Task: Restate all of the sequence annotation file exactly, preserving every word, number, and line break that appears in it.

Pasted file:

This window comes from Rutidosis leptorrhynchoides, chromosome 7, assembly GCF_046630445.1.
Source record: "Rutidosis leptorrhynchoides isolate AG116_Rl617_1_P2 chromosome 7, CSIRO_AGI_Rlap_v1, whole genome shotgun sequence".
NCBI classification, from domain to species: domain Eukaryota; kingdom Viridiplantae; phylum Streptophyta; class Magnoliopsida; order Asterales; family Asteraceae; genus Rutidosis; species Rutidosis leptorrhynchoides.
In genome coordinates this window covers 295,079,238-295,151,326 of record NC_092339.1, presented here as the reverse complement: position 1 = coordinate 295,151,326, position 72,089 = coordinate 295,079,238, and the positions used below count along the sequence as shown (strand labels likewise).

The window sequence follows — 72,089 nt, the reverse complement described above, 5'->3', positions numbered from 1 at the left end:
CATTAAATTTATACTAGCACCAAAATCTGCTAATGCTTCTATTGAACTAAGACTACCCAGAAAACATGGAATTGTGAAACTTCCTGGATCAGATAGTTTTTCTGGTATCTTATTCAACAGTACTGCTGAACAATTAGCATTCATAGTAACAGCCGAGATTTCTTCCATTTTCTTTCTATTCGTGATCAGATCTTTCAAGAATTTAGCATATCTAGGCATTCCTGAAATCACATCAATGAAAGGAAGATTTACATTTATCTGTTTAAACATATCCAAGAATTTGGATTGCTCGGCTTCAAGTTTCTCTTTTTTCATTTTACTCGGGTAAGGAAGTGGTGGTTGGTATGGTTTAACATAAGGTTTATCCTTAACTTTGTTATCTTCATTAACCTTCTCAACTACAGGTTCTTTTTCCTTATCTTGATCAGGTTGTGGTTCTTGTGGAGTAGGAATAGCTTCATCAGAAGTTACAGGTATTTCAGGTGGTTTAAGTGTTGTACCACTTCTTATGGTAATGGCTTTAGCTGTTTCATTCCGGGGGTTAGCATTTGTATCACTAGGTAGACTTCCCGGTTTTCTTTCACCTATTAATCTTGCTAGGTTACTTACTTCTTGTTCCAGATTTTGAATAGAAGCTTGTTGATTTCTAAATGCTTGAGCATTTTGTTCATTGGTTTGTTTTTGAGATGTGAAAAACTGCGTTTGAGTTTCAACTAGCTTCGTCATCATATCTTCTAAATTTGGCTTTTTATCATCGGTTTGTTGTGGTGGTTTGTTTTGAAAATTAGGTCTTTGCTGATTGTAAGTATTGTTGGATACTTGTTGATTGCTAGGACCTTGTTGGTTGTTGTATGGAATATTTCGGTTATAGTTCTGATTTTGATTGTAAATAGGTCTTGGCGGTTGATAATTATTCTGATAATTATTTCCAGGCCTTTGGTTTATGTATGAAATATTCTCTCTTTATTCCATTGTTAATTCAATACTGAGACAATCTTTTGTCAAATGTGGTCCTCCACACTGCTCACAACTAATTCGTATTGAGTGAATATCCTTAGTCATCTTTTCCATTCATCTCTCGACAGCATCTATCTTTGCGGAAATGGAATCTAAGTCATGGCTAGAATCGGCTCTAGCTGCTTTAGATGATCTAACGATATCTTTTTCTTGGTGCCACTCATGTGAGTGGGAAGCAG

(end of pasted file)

This window comes from Rutidosis leptorrhynchoides, chromosome 7, assembly GCF_046630445.1.
Source record: "Rutidosis leptorrhynchoides isolate AG116_Rl617_1_P2 chromosome 7, CSIRO_AGI_Rlap_v1, whole genome shotgun sequence".
NCBI classification, from domain to species: domain Eukaryota; kingdom Viridiplantae; phylum Streptophyta; class Magnoliopsida; order Asterales; family Asteraceae; genus Rutidosis; species Rutidosis leptorrhynchoides.
In genome coordinates this window covers 295,079,238-295,151,326 of record NC_092339.1, presented here as the reverse complement: position 1 = coordinate 295,151,326, position 72,089 = coordinate 295,079,238, and the positions used below count along the sequence as shown (strand labels likewise).

The window sequence follows — 72,089 nt, the reverse complement described above, 5'->3', positions numbered from 1 at the left end:
CATTAAATTTATACTAGCACCAAAATCTGCTAATGCTTCTATTGAACTAAGACTACCCAGAAAACATGGAATTGTGAAACTTCCTGGATCAGATAGTTTTTCTGGTATCTTATTCAACAGTACTGCTGAACAATTAGCATTCATAGTAACAGCCGAGATTTCTTCCATTTTCTTTCTATTCGTGATCAGATCTTTCAAGAATTTAGCATATCTAGGCATTCCTGAAATCACATCAATGAAAGGAAGATTTACATTTATCTGTTTAAACATATCCAAGAATTTGGATTGCTCGGCTTCAAGTTTCTCTTTTTTCATTTTACTCGGGTAAGGAAGTGGTGGTTGGTATGGTTTAACATAAGGTTTATCCTTAACTTTGTTATCTTCATTAACCTTCTCAACTACAGGTTCTTTTTCCTTATCTTGATCAGGTTGTGGTTCTTGTGGAGTAGGAATAGCTTCATCAGAAGTTACAGGTATTTCAGGTGGTTTAAGTGTTGTACCACTTCTTATGGTAATGGCTTTAGCTGTTTCATTCCGGGGGTTAGCATTTGTATCACTAGGTAGACTTCCCGGTTTTCTTTCACCTATTAATCTTGCTAGGTTACTTACTTCTTGTTCCAGATTTTGAATAGAAGCTTGTTGATTTCTAAATGCTTGAGCATTTTGTTCATTGGTTTGTTTTTGAGATGTGAAAAACTGCGTTTGAGTTTCAACTAGCTTCGTCATCATATCTTCTAAATTTGGCTTTTTATCATCGGTTTGTTGTGGTGGTTTGTTTTGAAAATTAGGTCTTTGCTGATTGTAAGTATTGTTGGATACTTGTTGATTGCTAGGACCTTGTTGGTTGTTGTATGGAATATTTCGGTTATAGTTCTGATTTTGATTGTAAATAGGTCTTGGCGGTTGATAATTATTCTGATAATTATTTCCAGGCCTTTGGTTTATGTATGAAATATTCTCTCTTTATTCCATTGTTAATTCAATACTGAGACAATCTTTTGTCAAATGTGGTCCTCCACACTGCTCACAACTAATTCGTATTGAGTGAATATCCTTAGTCATCTTTTCCATTCATCTCTCGACAGCATCTATCTTTGCGGAAATGGAATCTAAGTCATGGCTAGAATCGGCTCTAGCTGCTTTAGATGATCTAACGATATCTTTTTCTTGGTGCCACTCATGTGAGTGGGAAGCAG